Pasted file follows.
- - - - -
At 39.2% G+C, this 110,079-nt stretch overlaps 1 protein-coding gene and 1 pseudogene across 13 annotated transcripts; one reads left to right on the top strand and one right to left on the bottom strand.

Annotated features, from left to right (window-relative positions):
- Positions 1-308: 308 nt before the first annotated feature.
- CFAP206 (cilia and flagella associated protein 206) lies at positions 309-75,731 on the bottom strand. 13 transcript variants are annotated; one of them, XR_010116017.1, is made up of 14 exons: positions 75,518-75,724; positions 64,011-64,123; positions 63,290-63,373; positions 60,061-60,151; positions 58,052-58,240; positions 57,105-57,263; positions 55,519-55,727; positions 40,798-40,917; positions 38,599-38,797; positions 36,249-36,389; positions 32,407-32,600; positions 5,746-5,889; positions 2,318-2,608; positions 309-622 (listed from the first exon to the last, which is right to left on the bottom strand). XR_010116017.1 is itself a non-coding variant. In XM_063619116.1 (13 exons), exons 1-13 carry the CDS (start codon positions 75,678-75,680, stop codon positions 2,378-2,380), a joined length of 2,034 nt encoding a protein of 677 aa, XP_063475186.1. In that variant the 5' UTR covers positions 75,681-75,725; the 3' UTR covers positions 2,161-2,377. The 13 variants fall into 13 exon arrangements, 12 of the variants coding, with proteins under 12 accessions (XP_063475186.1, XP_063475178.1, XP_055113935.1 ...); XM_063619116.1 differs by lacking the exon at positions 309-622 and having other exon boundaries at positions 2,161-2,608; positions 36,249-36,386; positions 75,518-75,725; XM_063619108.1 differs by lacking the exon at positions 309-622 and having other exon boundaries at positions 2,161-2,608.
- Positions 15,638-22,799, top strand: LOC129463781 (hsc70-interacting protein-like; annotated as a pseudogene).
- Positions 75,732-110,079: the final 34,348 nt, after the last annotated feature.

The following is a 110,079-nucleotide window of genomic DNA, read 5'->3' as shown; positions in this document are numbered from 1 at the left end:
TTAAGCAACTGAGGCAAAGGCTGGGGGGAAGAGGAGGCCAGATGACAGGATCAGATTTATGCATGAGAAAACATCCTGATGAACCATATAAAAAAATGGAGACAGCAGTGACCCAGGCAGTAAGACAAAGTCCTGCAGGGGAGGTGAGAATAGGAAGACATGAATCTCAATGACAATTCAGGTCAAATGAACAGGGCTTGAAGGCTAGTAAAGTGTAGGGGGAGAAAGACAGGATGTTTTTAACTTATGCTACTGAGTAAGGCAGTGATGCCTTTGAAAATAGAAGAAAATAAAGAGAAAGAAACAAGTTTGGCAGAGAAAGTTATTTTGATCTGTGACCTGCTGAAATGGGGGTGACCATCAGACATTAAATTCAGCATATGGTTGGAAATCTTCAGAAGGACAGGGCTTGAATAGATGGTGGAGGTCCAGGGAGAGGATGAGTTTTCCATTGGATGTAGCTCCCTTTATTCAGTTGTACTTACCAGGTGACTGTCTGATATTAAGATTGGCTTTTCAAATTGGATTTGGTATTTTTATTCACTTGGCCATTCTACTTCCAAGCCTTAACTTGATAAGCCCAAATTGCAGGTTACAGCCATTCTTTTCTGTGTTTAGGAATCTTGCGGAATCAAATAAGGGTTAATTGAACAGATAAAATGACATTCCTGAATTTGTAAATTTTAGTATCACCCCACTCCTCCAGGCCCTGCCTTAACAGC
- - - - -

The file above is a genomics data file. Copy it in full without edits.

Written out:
At 39.2% G+C, this 110,079-nt stretch overlaps 1 protein-coding gene and 1 pseudogene across 13 annotated transcripts; one reads left to right on the top strand and one right to left on the bottom strand.

Annotated features, from left to right (window-relative positions):
- Positions 1-308: 308 nt before the first annotated feature.
- CFAP206 (cilia and flagella associated protein 206) lies at positions 309-75,731 on the bottom strand. 13 transcript variants are annotated; one of them, XR_010116017.1, is made up of 14 exons: positions 75,518-75,724; positions 64,011-64,123; positions 63,290-63,373; positions 60,061-60,151; positions 58,052-58,240; positions 57,105-57,263; positions 55,519-55,727; positions 40,798-40,917; positions 38,599-38,797; positions 36,249-36,389; positions 32,407-32,600; positions 5,746-5,889; positions 2,318-2,608; positions 309-622 (listed from the first exon to the last, which is right to left on the bottom strand). XR_010116017.1 is itself a non-coding variant. In XM_063619116.1 (13 exons), exons 1-13 carry the CDS (start codon positions 75,678-75,680, stop codon positions 2,378-2,380), a joined length of 2,034 nt encoding a protein of 677 aa, XP_063475186.1. In that variant the 5' UTR covers positions 75,681-75,725; the 3' UTR covers positions 2,161-2,377. The 13 variants fall into 13 exon arrangements, 12 of the variants coding, with proteins under 12 accessions (XP_063475186.1, XP_063475178.1, XP_055113935.1 ...); XM_063619116.1 differs by lacking the exon at positions 309-622 and having other exon boundaries at positions 2,161-2,608; positions 36,249-36,386; positions 75,518-75,725; XM_063619108.1 differs by lacking the exon at positions 309-622 and having other exon boundaries at positions 2,161-2,608.
- Positions 15,638-22,799, top strand: LOC129463781 (hsc70-interacting protein-like; annotated as a pseudogene).
- Positions 75,732-110,079: the final 34,348 nt, after the last annotated feature.

The following is a 110,079-nucleotide window of genomic DNA, read 5'->3' as shown; positions in this document are numbered from 1 at the left end:
TTAAGCAACTGAGGCAAAGGCTGGGGGGAAGAGGAGGCCAGATGACAGGATCAGATTTATGCATGAGAAAACATCCTGATGAACCATATAAAAAAATGGAGACAGCAGTGACCCAGGCAGTAAGACAAAGTCCTGCAGGGGAGGTGAGAATAGGAAGACATGAATCTCAATGACAATTCAGGTCAAATGAACAGGGCTTGAAGGCTAGTAAAGTGTAGGGGGAGAAAGACAGGATGTTTTTAACTTATGCTACTGAGTAAGGCAGTGATGCCTTTGAAAATAGAAGAAAATAAAGAGAAAGAAACAAGTTTGGCAGAGAAAGTTATTTTGATCTGTGACCTGCTGAAATGGGGGTGACCATCAGACATTAAATTCAGCATATGGTTGGAAATCTTCAGAAGGACAGGGCTTGAATAGATGGTGGAGGTCCAGGGAGAGGATGAGTTTTCCATTGGATGTAGCTCCCTTTATTCAGTTGTACTTACCAGGTGACTGTCTGATATTAAGATTGGCTTTTCAAATTGGATTTGGTATTTTTATTCACTTGGCCATTCTACTTCCAAGCCTTAACTTGATAAGCCCAAATTGCAGGTTACAGCCATTCTTTTCTGTGTTTAGGAATCTTGCGGAATCAAATAAGGGTTAATTGAACAGATAAAATGACATTCCTGAATTTGTAAATTTTAGTATCACCCCACTCCTCCAGGCCCTGCCTTAACAGC